3. The use of WGS in the identification of metabolites of concern
Metabolites of concern must be identified by various means, for example based on scientific literature. The absence of the gene(s) encoding the identified metabolite based on e.g. whole genome sequence data analysis is considered to prove hazards are absent for that metabolite.
4. Acquired and intrinsic antimicrobial resistances
Part B also defines acquired and intrinsic antimicrobial resistances.
An antimicrobial resistance gene is considered intrinsic if it is
a) located on a chromosome
b) in the absence of a mobile genetic element, and
c) is shared by the majority of wild type strains of the same species.
Acquired antimicrobial resistance means
a) non-intrinsic and acquired novel resistance
b) enabling a microorganism to survive or multiply in the presence of an antimicrobial agent
c) at concentrations higher than those which inhibit wild-type strains of the same species.
It is worth noting that the definition differs from that defined by EFSA in its 2018 Guidance on the characterisation of microorganisms used as feed additives or as production organisms.
4. Identifying microorganisms
The microorganism shall be identified as unequivocally belonging to a certain species, and a phylogenetic tree must be provided.
If the strain is not wild-type, all known differences between the modified microorganism and the parent wild strain shall be provided. The unequivocal identification at the species level can be sometimes very difficult, and if the data do not allow the assignment of the strain to a known microbial species, identification at the species level is expected to require publication e.g. in the International Journal of Systematic and Evolutionary Microbiology.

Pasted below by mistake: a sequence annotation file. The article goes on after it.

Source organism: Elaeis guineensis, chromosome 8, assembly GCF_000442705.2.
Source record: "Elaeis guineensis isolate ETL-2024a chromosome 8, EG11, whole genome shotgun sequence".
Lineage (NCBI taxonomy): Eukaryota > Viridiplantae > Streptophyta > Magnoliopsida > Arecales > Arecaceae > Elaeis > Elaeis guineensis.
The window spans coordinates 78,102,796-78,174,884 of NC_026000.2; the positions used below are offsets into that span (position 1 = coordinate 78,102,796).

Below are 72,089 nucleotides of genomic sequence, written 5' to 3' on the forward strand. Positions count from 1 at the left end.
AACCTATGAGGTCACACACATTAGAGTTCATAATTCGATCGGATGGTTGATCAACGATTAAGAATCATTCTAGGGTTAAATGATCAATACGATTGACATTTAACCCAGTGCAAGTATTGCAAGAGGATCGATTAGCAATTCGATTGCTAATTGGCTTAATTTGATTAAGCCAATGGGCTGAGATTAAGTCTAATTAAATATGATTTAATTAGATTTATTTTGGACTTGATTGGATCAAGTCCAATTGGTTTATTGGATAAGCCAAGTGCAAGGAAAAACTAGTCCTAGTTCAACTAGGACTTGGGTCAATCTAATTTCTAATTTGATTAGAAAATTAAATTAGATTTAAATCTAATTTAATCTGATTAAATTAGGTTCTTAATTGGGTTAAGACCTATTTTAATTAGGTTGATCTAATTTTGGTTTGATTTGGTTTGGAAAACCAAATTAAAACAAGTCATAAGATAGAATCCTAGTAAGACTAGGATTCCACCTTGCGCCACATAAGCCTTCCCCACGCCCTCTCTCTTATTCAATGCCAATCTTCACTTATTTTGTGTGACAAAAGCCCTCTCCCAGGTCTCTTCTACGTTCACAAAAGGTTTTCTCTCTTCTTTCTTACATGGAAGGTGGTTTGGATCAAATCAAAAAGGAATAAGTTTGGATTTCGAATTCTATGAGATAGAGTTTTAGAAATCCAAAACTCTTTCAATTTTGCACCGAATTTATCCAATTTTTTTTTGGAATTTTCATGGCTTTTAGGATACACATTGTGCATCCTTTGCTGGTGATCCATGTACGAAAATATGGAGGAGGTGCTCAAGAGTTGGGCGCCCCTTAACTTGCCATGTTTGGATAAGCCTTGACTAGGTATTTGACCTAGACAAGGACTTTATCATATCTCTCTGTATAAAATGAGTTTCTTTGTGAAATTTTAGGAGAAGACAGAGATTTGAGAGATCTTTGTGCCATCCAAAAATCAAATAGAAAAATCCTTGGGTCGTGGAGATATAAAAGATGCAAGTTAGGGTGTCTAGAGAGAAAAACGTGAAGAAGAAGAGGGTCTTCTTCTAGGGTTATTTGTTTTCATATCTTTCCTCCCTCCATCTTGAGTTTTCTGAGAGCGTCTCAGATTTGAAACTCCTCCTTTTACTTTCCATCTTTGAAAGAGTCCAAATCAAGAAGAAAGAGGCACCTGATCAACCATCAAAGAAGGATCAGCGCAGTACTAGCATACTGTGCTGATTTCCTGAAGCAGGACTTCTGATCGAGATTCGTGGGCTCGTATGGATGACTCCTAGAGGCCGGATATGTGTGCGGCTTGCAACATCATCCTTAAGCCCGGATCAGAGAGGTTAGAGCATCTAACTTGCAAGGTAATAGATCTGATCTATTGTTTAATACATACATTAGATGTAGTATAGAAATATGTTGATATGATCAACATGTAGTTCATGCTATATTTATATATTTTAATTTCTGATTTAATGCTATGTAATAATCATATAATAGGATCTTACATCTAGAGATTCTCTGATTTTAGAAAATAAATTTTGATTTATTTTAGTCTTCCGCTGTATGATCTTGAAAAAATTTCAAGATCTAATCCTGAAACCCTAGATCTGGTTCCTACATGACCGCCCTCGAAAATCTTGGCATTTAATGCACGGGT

5. AMR evaluation of microorganisms used for plant protection
Detailed principles for uniform evaluation of microorganisms used for plant protection have been given for each data requirement.
Bacterial strains can be approved as active substances, if it is concluded that they do not have any known, functional and transferable gene coding for resistance to relevant antimicrobial agents. Furthermore, an active microorganism substance may be considered a low-risk active substance if its susceptibility to at least two classes of antimicrobial agents has been demonstrated. Low-risk substances are approved for a period of 15 years instead of the normal 10-year period.
What happens next?
The implementing Regulations will now be scrutinised by the European Parliament and the Council. If there are no objections, they will be adopted and become applicable in autumn 2022. A transitional period after the date of entry into force of the Regulations is planned.
Biosafe welcomes data requirements that are more appropriate for microorganisms, and the focus on horizontal gene transfer is justified. Biosafe can assist you in the unequivocal identification of your microorganism and in the identification and interpretation of genes of concern. Our assessments of the transferability of antimicrobial resistance genes and the potential to produce harmful metabolites are based on whole genome sequencing data.